This article addresses the public health issue of antibiotic resistance and recommends statutory responses to reduce the overuse, curb misuse, and incentivize the development of novel antibiotic drugs. It then suggests that the Food and Drug Administration (FDA) impose a Risk Evaluation and Mitigation Strategy (REMS) restriction on novel antibiotic drug products to conserve their use and prevent misuse. Further, this article urges Congress to be swift and bold in implementing statutory reform to halt antibiotic resistance by passing the Promise for Antibiotics and Therapeutics for Health (PATH) Act to incentivize innovation in antibiotic development by creating a new regulatory approval pathway for antibiotic drugs. Until a new regulatory regime surrounding antibiotics is established, policymakers should work creatively within existing statutory frameworks to curb resistance by using the Orphan Drug Act (ODA) to spur antibiotic innovation and the Controlled Substance Act (CSA) to promote antibiotic conservation.
- Carl Erik Fisher, Katrina Hui – Faculty
AJOB Neuroscience – December 6, 2016View Full Article
- James Colgrove – Faculty
Presidential Politics and Health Policy – October 6, 2016View Full Article
- Maura Priest – Student
Acta Analytica – September 1, 2016View Full Article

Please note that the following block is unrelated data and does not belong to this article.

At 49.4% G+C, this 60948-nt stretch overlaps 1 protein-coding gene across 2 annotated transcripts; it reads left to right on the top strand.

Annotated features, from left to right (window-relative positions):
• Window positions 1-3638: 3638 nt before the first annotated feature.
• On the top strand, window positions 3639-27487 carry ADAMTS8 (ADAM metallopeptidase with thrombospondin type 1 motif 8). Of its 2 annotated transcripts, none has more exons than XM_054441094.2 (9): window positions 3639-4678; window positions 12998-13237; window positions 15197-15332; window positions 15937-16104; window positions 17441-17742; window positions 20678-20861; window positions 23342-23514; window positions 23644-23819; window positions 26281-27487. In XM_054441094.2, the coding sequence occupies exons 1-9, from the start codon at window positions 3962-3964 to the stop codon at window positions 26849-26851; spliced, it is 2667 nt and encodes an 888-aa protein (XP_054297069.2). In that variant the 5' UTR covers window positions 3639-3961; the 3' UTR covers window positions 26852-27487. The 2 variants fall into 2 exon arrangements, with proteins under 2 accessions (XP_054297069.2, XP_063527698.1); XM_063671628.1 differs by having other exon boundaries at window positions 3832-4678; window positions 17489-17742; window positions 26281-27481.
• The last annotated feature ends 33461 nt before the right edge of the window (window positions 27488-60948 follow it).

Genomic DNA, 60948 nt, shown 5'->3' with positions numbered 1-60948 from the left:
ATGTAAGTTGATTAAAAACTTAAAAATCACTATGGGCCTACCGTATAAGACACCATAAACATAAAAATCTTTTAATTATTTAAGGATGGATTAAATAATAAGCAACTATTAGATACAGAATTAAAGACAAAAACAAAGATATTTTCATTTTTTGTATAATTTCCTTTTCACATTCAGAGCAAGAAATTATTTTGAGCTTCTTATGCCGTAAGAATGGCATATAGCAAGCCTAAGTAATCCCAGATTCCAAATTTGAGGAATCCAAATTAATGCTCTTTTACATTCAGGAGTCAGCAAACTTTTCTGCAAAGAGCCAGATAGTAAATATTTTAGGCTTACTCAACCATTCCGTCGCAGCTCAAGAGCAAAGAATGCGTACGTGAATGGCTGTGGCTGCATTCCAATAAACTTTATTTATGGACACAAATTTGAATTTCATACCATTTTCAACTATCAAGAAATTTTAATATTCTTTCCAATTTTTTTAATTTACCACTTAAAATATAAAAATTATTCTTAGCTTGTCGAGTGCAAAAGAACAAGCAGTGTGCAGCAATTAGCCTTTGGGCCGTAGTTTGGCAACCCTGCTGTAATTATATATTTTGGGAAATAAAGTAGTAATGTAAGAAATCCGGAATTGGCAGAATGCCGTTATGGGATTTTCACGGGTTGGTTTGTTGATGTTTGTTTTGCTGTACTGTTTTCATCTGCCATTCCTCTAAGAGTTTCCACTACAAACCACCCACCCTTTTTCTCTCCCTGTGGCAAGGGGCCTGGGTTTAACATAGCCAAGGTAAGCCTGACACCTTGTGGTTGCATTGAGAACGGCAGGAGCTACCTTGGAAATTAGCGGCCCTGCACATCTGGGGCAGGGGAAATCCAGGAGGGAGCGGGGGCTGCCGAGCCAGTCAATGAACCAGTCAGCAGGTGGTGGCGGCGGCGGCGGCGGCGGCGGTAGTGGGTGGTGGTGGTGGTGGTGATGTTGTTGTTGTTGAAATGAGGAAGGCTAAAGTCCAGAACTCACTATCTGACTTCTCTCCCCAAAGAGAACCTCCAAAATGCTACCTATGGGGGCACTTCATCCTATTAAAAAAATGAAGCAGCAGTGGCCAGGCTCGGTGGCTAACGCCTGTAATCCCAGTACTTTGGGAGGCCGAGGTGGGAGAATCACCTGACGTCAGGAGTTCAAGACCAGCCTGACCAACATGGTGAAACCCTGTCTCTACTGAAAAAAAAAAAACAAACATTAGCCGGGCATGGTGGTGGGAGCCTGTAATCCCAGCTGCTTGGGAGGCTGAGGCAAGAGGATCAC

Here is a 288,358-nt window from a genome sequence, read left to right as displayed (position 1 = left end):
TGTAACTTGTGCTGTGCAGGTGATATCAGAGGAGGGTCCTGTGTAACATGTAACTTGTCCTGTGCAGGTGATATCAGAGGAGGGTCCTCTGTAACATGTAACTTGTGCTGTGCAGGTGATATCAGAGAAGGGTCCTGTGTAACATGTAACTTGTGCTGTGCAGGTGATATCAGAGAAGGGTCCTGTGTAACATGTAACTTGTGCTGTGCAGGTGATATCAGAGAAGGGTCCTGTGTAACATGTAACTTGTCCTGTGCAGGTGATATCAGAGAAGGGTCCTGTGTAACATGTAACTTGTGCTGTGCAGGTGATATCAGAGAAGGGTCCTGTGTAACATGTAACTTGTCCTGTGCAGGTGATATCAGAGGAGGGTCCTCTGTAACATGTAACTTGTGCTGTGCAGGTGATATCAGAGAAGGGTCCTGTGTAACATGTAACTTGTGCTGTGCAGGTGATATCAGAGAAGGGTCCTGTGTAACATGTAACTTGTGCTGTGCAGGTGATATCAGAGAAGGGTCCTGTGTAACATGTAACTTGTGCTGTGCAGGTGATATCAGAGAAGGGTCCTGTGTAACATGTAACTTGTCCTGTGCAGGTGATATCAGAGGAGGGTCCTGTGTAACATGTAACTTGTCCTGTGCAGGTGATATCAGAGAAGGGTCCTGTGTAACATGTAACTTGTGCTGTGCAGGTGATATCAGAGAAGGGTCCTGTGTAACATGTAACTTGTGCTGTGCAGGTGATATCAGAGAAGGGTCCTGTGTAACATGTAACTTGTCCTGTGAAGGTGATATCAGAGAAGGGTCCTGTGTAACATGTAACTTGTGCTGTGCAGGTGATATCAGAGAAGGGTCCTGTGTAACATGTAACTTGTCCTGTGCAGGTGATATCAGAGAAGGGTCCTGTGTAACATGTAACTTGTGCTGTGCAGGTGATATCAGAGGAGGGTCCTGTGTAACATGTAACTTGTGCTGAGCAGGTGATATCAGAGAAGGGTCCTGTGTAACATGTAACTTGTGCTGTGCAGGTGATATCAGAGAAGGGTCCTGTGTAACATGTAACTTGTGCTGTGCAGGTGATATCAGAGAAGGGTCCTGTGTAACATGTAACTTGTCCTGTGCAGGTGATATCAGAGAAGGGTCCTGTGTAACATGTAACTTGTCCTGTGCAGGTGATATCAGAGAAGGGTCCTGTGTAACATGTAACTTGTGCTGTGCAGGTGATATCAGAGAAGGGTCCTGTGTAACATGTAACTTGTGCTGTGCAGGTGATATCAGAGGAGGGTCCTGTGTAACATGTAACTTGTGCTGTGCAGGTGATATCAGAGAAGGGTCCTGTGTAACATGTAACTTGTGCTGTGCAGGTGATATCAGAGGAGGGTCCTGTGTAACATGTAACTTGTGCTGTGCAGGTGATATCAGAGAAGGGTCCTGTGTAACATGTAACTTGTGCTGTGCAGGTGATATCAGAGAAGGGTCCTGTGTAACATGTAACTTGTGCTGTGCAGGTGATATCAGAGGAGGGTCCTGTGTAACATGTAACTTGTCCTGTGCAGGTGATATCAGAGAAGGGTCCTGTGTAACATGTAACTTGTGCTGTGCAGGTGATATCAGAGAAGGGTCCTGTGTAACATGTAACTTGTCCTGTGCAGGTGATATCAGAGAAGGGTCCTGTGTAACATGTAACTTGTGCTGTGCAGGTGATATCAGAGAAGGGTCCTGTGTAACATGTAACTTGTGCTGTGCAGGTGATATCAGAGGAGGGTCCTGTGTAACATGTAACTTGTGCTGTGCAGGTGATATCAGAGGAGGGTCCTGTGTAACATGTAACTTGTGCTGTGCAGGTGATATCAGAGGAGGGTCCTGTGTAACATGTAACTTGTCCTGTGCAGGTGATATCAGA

Literature in the epistemology of disagreement has focused on peer disagreement: disagreement between those with shared evidence and equal cognitive abilities. Additional literature focuses on the perspective of amateurs who disagree with experts. However, the appropriate epistemic reaction from superiors who disagree with inferiors remains underexplored. Prima facie, this may seem an uninteresting set of affairs. If A is B’s superior, and A has good reason to believe she is B’s superior, A appears free to dismiss B’s disagreement. However, a closer look will show otherwise. I first distinguish competent from incompetent inferiors and then argue that disagreement from the former often gives superiors reason to adjust credence and reevaluate belief. In other words, epistemic inferiority alone is insufficient grounds for dismissing opinion. More nuanced difficulties arise with incompetent inferiors. When superiors disagree with incompetents, this might provide evidence to bolsterbelief credence; however, agreement from incompetents can defeat justification. In either instance, inferior opinion carries epistemic weight. Yet, this fails to cover all ground; at times, superiors learn nothing from inferior disagreement. I finish by exploring these uninformative disagreements, how to distinguish them from the informative cases, and the proper epistemic reactions thereof.